Capital FM Kenya
Tuesday, June 05, 2012
The US Senate has banned any funding or training to units of the Kenyan military and police found to have been involved in human rights abuses in Mount Elgon in March 2008.
The Senate has also directed US Secretary of State Hillary Clinton to also consider similar bans for other units of security forces in Kenya which have violated human rights in operations carried out in Garissa, Wajir and Mandera between November 2011 and January 2012; and in Dadaab in December 2011.
The directive is contained in the Department of State, Foreign Operations, and Related Programs Appropriations Bill 2013 that has been seen by Capital FM News.
“The Committee directs the Secretary of State to take steps to ensure that no United States training, equipment, or other assistance is provided to any Kenyan military or police personnel who have been credibly alleged to have violated human rights in Kenya,” the Committee on Appropriations wrote in the report dated May 24, 2012.
The report tabled in the US Senate contains appropriations for the Department of State, Foreign Operations, and related programs for the fiscal year ending September 30, 2013.
The Secretary of State is now required to submit a report to the Committee on steps taken by the Government of Kenya to conduct thorough, credible investigations of such violations and the identification of military units responsible.
The Kenyan military and some units of the police force were accused of having violated rights of innocent Kenyans during an operation to flush out members of the Sabaot Land Defence Force (SLDF) in Mt Elgon in 2008, resulting in the killings of an estimated 750 people and disappearance of hundreds more.
Human Rights Watch (HRW) estimates that up to 300 people or more are still missing to date.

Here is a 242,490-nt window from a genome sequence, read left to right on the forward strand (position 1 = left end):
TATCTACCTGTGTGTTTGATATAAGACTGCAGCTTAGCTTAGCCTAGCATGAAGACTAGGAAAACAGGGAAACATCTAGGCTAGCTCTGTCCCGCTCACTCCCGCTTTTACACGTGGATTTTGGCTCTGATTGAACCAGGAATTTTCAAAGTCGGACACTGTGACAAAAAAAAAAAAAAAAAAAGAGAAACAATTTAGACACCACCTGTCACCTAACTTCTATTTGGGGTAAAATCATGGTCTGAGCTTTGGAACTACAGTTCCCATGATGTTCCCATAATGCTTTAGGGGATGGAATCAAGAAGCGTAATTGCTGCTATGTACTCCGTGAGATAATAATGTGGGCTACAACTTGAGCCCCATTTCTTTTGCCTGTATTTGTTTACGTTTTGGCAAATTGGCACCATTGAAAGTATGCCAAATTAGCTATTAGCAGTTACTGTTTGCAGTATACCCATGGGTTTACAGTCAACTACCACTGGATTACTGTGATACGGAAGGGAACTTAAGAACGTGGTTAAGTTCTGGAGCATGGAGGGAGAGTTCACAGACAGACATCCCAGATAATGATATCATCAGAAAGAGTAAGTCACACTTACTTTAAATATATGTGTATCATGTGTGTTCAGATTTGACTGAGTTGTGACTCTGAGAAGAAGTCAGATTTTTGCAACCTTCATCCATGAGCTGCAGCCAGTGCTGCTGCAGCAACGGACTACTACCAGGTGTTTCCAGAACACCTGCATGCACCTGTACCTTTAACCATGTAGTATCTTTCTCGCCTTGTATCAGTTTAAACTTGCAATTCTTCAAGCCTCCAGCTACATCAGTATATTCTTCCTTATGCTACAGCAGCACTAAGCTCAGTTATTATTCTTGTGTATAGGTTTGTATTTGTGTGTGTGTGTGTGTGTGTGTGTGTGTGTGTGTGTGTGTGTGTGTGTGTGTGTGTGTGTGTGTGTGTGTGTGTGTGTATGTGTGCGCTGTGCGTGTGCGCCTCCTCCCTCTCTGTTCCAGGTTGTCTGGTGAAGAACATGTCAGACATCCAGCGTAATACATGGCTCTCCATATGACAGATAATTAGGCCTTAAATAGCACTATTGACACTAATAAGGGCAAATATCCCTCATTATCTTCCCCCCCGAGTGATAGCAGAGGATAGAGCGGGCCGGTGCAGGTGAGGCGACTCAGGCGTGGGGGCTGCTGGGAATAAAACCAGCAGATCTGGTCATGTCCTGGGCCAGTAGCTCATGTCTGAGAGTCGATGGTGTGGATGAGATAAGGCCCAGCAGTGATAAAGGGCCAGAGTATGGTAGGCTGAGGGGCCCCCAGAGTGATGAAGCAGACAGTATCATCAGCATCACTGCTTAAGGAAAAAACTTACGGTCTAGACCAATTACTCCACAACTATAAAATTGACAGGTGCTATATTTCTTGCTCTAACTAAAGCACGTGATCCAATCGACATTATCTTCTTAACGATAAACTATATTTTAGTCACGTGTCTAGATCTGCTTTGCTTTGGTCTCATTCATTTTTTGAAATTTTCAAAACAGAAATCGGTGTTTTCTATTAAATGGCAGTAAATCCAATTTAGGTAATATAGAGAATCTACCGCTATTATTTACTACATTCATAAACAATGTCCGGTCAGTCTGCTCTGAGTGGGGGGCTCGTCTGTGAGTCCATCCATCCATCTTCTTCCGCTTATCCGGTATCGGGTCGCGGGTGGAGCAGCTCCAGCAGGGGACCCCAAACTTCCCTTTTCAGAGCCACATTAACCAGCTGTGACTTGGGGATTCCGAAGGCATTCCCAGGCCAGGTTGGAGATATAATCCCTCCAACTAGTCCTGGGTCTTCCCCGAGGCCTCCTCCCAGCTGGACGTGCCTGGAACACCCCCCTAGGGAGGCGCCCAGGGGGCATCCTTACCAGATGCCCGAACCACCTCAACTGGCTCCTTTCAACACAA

In March 13, 2012, HRW wrote to Kenya’s Defence Minister Yusuf Haji seeking answers on letters it had written to the ministry previously over violations meted on innocent people in Mt Elgon and latest ones in Northern Kenya during the ongoing ‘Operation Linda Nchi.’
“I would also like to request further information pursuant to our letter of November 18. That letter raised concerns about possible violations of international humanitarian and human rights law by Kenyan armed forces during three incidents connected to Operation Linda Nchi,” HRW said in its letter dated March 13 addressed to Haji.
The letter signed by Leslie Lefkow, HRW’s Deputy Director of Africa Division also states that it is in the process of documenting abuses by both the military and Al Shabaab members and their sympathisers both at the Northern part of Kenya and inside Somalia.
It also has annexes of some of the documentations so far but to date, the Ministry of Defence has not replied to HRW’s letter.
HRW has however, welcomed the latest development by the US Senate banning any further funding or support to units in the Kenya military and police found to have participated in the abuses on citizens.
“The US Senate decision to ban funding and training to military and police personnel that took part in recent abuses in North Eastern Province is a step forward for accountability in Kenya,” said Neela Ghoshal, East Africa researcher at Human Rights Watch.
“It will put pressure on the Kenyan military and police to uphold their promises to investigate abuses. For the women we interviewed who were raped or assaulted by police in Dadaab in December; for the elderly men forced to roll in the road in Wajir while being beaten by the KDF, for the children who were beaten by soldiers in Garissa and Mandera, this may provide a glimmer of hope,” she added.
There was no immediate response from Department of Defence Spokesman Bogita Ongeri, Military spokesman Emmanuel Chirchir and Cyrus Oguna as their mobile phones went unanswered.
Earlier this year, the Department of Defence formed a board of inquiry into abuses reported in Garissa, Wajir and Mandera but little has been heard of its outcome, if any.